LWR (water cooled) reactors require high pressure to prevent water converting to steam. High-pressure containment building and systems are required. That includes a huge reinforced concrete building, to contain steam containing radioactive material; manual construction and size makes this one of the biggest expenses of building a LWR.
Radiation shielding for gamma rays is a few inches of lead, or comparable mass of stone or concrete; radiation shielding for alpha and beta particles requires much less. The huge building around LWR is not for radiation shielding, but to contain high-pressure steam if a pipe breaks.
LFTRs (like all Molten Salt Reactors) are cooled by molten salt far below its boiling point, so they operate at atmospheric pressure. LFTRs have no high pressure that could explode; high pressure containment is unnecessary.
Fukushima reactors (an older design of light water reactor) had hydrogen explosions that damaged the buildings and reactors, and spewed radioactive material into the atmosphere. LFTRs have no steam or hydrogen.
There are a few sodium-cooled reactors in use. Sodium reacts violently to water. A broken pipe weld in a heat transfer unit heavily damaged the Monju Nuclear Power Plant. LFTRs have only chemically stable coolant.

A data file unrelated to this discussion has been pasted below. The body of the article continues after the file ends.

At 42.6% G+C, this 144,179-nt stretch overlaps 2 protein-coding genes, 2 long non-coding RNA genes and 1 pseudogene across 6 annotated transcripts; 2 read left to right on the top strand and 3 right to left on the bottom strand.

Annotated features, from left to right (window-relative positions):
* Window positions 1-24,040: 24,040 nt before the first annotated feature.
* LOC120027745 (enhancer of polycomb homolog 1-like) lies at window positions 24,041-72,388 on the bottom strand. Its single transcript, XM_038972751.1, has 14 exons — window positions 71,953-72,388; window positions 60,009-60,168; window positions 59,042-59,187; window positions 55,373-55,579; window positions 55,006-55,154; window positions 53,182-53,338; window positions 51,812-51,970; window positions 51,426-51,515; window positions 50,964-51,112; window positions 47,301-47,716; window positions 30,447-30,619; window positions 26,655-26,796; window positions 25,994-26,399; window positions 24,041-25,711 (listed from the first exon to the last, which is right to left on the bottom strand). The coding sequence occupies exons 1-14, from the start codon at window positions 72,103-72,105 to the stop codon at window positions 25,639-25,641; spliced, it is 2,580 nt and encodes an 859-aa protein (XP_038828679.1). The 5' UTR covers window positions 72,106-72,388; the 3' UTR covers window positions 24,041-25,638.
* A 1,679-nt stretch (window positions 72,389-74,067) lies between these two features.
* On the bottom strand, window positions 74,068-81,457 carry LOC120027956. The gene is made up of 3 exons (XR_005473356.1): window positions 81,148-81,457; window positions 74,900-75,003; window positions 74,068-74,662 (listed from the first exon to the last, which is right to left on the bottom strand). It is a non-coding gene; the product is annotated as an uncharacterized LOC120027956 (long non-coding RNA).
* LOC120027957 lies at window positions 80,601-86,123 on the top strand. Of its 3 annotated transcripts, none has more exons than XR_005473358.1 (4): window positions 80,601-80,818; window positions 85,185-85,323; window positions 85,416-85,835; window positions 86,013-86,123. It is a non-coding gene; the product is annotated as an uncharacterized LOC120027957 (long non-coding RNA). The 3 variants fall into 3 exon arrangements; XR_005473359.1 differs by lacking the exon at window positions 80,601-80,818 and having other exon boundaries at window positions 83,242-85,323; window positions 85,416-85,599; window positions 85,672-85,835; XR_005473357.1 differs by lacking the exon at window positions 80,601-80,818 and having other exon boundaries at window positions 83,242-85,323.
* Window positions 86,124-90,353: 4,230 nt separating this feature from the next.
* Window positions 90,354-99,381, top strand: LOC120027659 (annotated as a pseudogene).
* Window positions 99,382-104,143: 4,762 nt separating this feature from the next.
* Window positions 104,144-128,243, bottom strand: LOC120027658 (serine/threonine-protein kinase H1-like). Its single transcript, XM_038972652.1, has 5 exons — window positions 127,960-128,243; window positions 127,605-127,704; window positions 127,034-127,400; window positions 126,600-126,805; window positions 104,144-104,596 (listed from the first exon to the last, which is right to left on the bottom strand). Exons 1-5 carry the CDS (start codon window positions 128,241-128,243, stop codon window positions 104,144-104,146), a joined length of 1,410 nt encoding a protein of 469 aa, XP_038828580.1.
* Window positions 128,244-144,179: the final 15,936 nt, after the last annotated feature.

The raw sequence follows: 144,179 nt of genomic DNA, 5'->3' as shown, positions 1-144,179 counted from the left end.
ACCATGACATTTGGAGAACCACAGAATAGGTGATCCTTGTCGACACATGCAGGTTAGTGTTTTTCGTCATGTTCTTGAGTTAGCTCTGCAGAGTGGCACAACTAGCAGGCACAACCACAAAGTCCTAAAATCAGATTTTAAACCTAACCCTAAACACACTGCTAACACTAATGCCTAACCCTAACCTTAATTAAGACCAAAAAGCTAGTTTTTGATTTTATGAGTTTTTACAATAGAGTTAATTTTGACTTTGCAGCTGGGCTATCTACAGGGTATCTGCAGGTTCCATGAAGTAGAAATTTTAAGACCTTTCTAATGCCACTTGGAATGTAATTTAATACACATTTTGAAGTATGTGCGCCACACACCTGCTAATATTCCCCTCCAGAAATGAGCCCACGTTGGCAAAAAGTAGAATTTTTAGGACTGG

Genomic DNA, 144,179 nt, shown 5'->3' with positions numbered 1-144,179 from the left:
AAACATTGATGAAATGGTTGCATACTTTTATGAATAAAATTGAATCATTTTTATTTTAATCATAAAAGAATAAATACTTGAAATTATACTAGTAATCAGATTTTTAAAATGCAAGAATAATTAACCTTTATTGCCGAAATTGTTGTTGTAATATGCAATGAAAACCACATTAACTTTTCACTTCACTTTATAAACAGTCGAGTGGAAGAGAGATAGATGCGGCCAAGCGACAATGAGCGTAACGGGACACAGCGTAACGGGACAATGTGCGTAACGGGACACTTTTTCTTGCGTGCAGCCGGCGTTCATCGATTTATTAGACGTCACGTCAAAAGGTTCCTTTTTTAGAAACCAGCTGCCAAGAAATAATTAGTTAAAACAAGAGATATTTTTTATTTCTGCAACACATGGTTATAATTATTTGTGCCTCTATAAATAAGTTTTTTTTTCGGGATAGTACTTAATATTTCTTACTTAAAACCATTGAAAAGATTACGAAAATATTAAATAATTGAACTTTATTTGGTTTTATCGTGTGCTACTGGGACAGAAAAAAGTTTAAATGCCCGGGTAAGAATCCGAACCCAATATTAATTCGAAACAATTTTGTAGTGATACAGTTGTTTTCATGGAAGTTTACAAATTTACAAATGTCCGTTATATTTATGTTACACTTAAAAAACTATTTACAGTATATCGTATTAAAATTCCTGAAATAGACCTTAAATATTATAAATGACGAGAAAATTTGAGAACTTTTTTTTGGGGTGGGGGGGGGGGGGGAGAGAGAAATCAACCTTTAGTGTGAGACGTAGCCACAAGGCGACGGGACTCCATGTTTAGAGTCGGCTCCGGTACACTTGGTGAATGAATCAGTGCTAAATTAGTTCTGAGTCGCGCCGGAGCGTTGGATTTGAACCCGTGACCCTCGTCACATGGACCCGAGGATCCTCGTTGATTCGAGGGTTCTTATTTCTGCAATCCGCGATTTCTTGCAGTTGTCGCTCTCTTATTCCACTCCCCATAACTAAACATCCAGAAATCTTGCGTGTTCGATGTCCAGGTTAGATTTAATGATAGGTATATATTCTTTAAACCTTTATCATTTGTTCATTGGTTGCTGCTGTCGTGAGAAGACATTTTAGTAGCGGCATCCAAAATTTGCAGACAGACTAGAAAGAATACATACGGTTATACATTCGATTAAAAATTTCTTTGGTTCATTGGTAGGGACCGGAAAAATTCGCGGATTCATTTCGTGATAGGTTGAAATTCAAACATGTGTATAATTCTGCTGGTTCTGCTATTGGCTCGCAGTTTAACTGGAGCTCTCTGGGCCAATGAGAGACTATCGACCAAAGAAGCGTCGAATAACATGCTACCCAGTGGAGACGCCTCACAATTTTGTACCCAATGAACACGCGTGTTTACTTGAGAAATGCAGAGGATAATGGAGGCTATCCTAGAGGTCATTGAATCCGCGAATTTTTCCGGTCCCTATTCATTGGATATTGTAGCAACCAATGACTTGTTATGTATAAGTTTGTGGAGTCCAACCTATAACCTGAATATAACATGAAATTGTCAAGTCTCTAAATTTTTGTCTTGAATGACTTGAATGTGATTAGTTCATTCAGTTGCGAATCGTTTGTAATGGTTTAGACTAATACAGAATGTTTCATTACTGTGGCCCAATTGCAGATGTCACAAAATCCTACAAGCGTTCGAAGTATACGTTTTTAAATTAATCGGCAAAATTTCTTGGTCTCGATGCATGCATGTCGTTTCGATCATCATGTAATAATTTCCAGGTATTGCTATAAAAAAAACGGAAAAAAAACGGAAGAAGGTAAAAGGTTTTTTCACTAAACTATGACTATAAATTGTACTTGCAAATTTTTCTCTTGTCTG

The containment building for a Molten Salt Reactor would have radiation shielding, would catch any leaks or spills of molten salt, and would protect the reactor from external forces (depending on the site, might include car bombs, hurricanes, earthquake). But the huge expensive steam containment building of a LWR is not needed. Build the reactor underground and protection from external forces is done by a few meters of dirt.
Eliminating the steam containment building and high-pressure pipes and safety systems of LWR makes all Molten Salt Reactors far easier to build and install, at much lower cost than LWR. They can be factory assembled, shipped in standard trucks, installed wherever 100MW to 1000MW is needed.
Hi CharlesWas thinking about a scrnieao where a “Big Lots” reactor is being used and through poor forecasting or unexpected failures that the demand on the reactor would be boosted. We know that theoretical limits and best case procedures would be recommended but have you given much thought to the need for customizing built-in limits. In other words making it impossible to surpass a specific threshold of output to ensure the life of the reactor or do you see this as a minor problem and replacing worn out parts would just happen when they’re needed.